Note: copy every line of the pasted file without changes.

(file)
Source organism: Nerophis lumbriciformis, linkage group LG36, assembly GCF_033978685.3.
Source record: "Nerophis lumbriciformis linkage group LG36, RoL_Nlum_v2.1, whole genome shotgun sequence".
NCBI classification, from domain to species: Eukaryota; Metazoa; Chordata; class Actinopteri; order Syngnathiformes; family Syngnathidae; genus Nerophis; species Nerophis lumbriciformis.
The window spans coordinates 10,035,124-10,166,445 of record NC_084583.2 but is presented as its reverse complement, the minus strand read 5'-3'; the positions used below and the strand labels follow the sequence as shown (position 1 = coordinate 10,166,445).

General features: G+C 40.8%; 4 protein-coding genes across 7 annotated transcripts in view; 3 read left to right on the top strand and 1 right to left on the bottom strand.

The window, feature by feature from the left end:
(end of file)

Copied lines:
Source organism: Nerophis lumbriciformis, linkage group LG36, assembly GCF_033978685.3.
Source record: "Nerophis lumbriciformis linkage group LG36, RoL_Nlum_v2.1, whole genome shotgun sequence".
NCBI classification, from domain to species: Eukaryota; Metazoa; Chordata; class Actinopteri; order Syngnathiformes; family Syngnathidae; genus Nerophis; species Nerophis lumbriciformis.
The window spans coordinates 10,035,124-10,166,445 of record NC_084583.2 but is presented as its reverse complement, the minus strand read 5'-3'; the positions used below and the strand labels follow the sequence as shown (position 1 = coordinate 10,166,445).

General features: G+C 40.8%; 4 protein-coding genes across 7 annotated transcripts in view; 3 read left to right on the top strand and 1 right to left on the bottom strand.

The window, feature by feature from the left end: